Houses once relied on fireplaces for heat, cooking and hot water. In historic New England where I lived for 15 years, there are many beautiful fireplaces like this one in Newburyport MA. Today we think of the kitchen as the heart of the home. That's because fireplaces were once located in the kitchen where meals were prepared, water heated and people gathered to get warm. Over the years fireplaces moved to become the centerpiece of a home's main gathering space and we're now seeing many new fireplace design trends (read the History of the Fireplace).
Owners of historic homes typically keep their fireplaces (check out my Victorian fireplace). Many homeowners though are confused by recent fireplace design trends. Some people want to keep memories of their childhood (my husband) while others want something more contemporary, something that fits the style of their house (that's me).
So this article reviews today's fireplace choices, to help you discover what fireplace style is right for you. First we'll look at some of the most traditional fireplace designs common in New England, where fireplaces were once the primary source of heat. Then we'll explore fireplaces that offer something new. What's exciting is you no longer need to dedicate an entire wall to a fireplace, and you don't surround your fireplace with the traditional hearth and mantel.
Fireplace Design Trends When You Want Something Old
Unless your house was built in the last few years, you probably have a traditional fireplace with a hearth. Many new houses have one of these fireplace in the center of the wall, with nothing on either side. That's when my team gets to turn the fireplace wall into an entertainment center with shelving and custom storage. We love the challenge of turning an empty room into the family's favorite room. That's exactly what happened here, although the kitchen is nearby making it easy to grab something to drink, and perfect for entertaining.
The fireplace no longer dominates the room, it's just one of many features lining the wall. We added the television above the fireplace, plus shelves for the family to display their collectibles and storage below. The window seats were an added bonus, providing extra seating and storage below so there's no wasted space.
What if you don't have a blank wall surrounding your fireplace. That's where these fireplace design trends can help you update your fireplace to match the decorating style you want and notice, the basic fireplace doesn't have to change — you can get creative and simply change some of the surrounding materials.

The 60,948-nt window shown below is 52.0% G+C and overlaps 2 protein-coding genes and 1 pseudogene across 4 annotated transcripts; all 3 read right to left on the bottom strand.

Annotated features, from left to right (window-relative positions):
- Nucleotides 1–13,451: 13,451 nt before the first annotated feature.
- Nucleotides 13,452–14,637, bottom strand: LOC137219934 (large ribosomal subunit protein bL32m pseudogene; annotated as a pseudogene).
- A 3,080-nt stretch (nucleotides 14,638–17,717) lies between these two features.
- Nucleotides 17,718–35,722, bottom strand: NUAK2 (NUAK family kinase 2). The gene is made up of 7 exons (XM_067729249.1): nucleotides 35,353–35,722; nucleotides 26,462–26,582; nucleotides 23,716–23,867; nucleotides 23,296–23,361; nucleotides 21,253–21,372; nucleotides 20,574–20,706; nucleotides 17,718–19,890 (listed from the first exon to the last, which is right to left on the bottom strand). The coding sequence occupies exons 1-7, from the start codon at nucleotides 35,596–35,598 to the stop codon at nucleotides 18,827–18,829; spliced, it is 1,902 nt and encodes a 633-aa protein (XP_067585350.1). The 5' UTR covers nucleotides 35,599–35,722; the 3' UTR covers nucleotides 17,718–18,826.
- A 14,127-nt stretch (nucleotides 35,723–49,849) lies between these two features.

Remember the model-T Ford cars when they first came out and you could pick any color as long as it was black? Fireplaces were once brick and maybe you got to pick the color of the brick used. Now you can surround your fireplace with tile, stone, some type of ornamental metal facade or any material that will stand up to the heat generated by a fireplace. When you're changing materials, you also have the flexibility of changing the wall design. Maybe you never liked the fireplace mantel, so you could extend the fireplace stone below all the way to the ceiling.
Something New in Fireplace Design Trends
Fireplace design trends have seen lots of changes in the last few years, and websites like Pinterest and Houzz are showing off these ideas to millions. Probably the biggest change is the shape of today's contemporary fireplace. With gas fireplaces, there's no need to maintain the boxy hearth so the horizontal fireplaces are a nice break from tradition.
Here are some of my favorite designs, and the first thing you should notice is the fireplace is no longer hovering just above the floor. The new fireplace design trends have broken away from the traditional “sit on the floor” position, which allows them to be placed anywhere in your home, and at eye level which can change the ambiance of a room, or even your entryway.
So beyond the traditional fireplace in the living/family room, where else are people adding fireplaces in their home? If you've watched the New American Home over the last few years, you likely have seen a fireplace or two in bedrooms and/or bathrooms. They do like nice but before you make an investment in a new or updated fireplace, step back and consider where you spend your time at home. A fireplace in a room you seldom use doesn't make a lot of sense but a fireplace in your master bathroom, if you like a long hot bath at night or you exercise there, might be just the right touch.
Ready to do some more research on where you might add a fireplace to your home? And remember that today's backyard firepit has grown up to become a full fledged outdoor fireplace.